ICSU hosts conference on hazards and disasters
How can science be used to prevent natural hazards from becoming major disasters?
KUALA LUMPUR, Malaysia. -- Building on an initiative launched last year, the International Council for Science (ICSU) today held its first conference on environmental hazards and disasters. The conference, which took place in conjunction with the official inauguration of ICSU's Regional Office for Asia and the Pacific, addressed how science could be used to prevent natural and human-induced hazards from becoming catastrophic events. UNESCO, through its Regional Office for Science in Jakarta, and the Academy of Sciences of Malaysia co-sponsored the conference.
The number of recorded natural disasters has increased dramatically in recent times, from about 100 per decade in 1940 to nearly 2800 per decade in the 1990s. Unfortunately, the Asia-Pacific region is no stranger to such events -- an example being the Indian Ocean tsunami, which happened at the end of 2004. Other examples of recent disasters include the hurricanes Katrina and Wilma, an earthquake in Kashmir and landslides in the Philippines. Such disasters kill, injure or displace millions of people a year and cause hundreds of billions of dollars worth of damage.
Today's conference ties in with the planning for a major new initiative on hazards that ICSU launched last year. This programme, which builds on work done by the international scientific community to date, plans to use science to prevent natural and man-made hazards from becoming catastrophic events. While we can't stop flooding and earthquakes, we should be able to prevent these events from becoming economic and human disasters. But to do this, scientists and policy makers need to work together more closely.
For instance, policy makers must take more notice of scientific evidence that can help prevent natural hazards from causing widespread devastation. In turn, scientists need to find new ways of communicating their research so that policy makers better understand how to integrate it into their decision-making processes. Moreover, new research to find out more about why disasters are increasing, and which human activities could worsen or lessen their effect, is urgently required. Finally, the public also needs to be kept informed of any imminent hazards as well as any decisions taken by policy makers.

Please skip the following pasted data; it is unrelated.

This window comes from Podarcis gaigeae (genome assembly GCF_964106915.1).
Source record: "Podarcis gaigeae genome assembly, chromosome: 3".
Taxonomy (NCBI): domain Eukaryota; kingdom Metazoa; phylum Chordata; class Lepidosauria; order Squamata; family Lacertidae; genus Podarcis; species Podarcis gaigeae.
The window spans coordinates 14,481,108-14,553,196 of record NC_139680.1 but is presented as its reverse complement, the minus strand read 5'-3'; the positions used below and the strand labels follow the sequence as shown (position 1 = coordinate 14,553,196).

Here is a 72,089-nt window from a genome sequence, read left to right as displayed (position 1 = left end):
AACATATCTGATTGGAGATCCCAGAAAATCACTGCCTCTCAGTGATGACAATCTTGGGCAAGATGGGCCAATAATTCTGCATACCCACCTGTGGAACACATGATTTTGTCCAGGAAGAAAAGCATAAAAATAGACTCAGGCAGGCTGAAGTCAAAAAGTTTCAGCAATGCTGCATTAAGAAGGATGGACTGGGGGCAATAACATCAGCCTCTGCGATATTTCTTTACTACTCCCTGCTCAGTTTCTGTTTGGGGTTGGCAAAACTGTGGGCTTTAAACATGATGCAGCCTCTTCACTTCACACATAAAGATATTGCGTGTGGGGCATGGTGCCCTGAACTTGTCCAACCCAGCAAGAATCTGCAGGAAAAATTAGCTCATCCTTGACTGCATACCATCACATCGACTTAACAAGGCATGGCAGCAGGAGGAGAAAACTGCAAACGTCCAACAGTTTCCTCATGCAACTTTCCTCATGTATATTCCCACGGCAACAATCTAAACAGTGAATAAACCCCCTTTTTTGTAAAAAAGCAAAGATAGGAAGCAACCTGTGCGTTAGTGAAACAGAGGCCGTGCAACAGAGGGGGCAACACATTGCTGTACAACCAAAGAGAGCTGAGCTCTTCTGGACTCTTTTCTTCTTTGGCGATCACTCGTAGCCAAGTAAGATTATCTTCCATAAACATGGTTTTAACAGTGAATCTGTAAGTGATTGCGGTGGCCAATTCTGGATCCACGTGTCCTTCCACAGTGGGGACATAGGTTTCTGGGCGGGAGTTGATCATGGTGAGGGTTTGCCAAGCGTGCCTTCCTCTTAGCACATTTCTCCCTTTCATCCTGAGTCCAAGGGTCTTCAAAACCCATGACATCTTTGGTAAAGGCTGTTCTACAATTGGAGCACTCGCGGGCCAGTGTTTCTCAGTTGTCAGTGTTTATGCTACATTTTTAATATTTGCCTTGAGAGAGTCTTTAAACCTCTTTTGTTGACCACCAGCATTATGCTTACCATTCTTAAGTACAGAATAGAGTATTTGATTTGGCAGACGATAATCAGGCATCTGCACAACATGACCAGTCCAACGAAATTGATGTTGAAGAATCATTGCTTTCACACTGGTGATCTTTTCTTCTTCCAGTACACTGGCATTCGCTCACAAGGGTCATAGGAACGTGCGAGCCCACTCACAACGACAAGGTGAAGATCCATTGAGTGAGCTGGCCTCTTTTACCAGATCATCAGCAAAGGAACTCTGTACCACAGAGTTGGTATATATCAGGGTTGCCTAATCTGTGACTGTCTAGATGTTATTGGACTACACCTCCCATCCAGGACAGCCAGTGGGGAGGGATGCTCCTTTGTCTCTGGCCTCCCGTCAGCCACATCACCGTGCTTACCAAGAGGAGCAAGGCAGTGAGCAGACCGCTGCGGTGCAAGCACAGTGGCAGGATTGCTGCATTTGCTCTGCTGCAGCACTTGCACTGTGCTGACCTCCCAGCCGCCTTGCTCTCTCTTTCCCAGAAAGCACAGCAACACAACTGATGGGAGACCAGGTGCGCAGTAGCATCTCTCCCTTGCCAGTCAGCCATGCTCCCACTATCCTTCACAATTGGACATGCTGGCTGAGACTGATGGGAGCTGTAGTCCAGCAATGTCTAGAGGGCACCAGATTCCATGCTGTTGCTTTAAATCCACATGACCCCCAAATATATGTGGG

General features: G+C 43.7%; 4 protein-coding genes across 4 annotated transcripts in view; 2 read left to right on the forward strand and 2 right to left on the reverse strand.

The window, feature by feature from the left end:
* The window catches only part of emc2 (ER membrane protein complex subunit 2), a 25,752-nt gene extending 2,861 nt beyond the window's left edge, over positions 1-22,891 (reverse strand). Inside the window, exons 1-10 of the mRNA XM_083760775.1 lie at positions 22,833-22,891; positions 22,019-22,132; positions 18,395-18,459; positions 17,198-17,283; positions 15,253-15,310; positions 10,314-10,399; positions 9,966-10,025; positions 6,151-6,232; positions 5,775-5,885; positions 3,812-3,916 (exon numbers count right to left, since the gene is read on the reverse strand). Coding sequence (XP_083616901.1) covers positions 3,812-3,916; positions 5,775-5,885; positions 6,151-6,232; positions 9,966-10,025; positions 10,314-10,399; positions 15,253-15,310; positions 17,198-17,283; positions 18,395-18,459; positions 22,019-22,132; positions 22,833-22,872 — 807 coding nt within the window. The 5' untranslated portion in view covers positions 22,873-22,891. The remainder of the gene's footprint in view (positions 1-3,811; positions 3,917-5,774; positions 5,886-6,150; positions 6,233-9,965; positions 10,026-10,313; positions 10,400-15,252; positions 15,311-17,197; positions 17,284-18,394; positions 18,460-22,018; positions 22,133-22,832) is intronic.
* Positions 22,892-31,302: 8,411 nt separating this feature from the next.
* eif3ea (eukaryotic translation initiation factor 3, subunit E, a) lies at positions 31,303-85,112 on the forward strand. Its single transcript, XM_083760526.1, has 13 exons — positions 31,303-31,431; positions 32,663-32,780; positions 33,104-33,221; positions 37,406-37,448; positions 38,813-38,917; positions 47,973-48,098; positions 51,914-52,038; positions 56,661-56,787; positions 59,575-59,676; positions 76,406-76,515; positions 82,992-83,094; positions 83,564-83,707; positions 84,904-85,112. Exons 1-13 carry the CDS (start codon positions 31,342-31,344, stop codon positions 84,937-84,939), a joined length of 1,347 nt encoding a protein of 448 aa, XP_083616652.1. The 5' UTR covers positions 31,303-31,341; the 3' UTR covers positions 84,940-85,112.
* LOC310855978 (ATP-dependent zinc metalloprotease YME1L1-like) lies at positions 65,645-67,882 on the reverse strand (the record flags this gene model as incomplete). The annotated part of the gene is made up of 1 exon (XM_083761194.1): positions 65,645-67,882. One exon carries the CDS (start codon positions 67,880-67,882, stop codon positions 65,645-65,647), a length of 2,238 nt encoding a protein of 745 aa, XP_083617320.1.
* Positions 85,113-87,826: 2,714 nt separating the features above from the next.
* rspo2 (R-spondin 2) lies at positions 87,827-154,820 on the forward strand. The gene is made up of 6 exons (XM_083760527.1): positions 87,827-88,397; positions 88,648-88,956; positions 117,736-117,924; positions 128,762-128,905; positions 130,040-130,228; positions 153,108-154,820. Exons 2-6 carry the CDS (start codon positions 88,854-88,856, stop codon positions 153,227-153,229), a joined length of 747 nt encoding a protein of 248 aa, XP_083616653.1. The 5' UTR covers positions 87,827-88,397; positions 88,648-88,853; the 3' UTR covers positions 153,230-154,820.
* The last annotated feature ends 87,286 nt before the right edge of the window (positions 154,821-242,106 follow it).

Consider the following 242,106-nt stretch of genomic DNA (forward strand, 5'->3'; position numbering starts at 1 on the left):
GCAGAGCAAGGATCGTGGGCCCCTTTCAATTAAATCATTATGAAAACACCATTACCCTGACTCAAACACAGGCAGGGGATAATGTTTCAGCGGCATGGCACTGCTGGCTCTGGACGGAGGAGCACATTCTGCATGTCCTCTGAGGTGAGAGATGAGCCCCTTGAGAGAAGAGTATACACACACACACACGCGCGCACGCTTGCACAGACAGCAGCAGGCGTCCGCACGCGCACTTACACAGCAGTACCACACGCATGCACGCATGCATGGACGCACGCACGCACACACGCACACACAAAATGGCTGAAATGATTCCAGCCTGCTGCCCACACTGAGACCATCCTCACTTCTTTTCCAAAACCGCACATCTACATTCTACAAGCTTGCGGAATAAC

"In ten years, the result should be that fewer people die, fewer are adversely impacted and wiser investments are made," said Gordon McBean, Chair in Policy for the Institute for Catastrophic Loss Reduction at the University of Western Ontario and Chair of the ICSU Scoping Group on Environmental Hazards and Disasters.
Speakers at today's conference focused on hazards like extreme weather events, earthquake prediction, landslides and land fires, tsunami early warning systems and the effects of the 2004 tsunami on livelihoods in the Indian Ocean area. "This conference is the first activity organised by ICSU's Regional Office for Asia and the Pacific," explained Mohd Nordin Hasan, Director of the Regional Office. "It also marks the beginning of greater involvement of scientists from developing countries in setting the agenda and eventually engaging in international research on environmental hazards and disasters."
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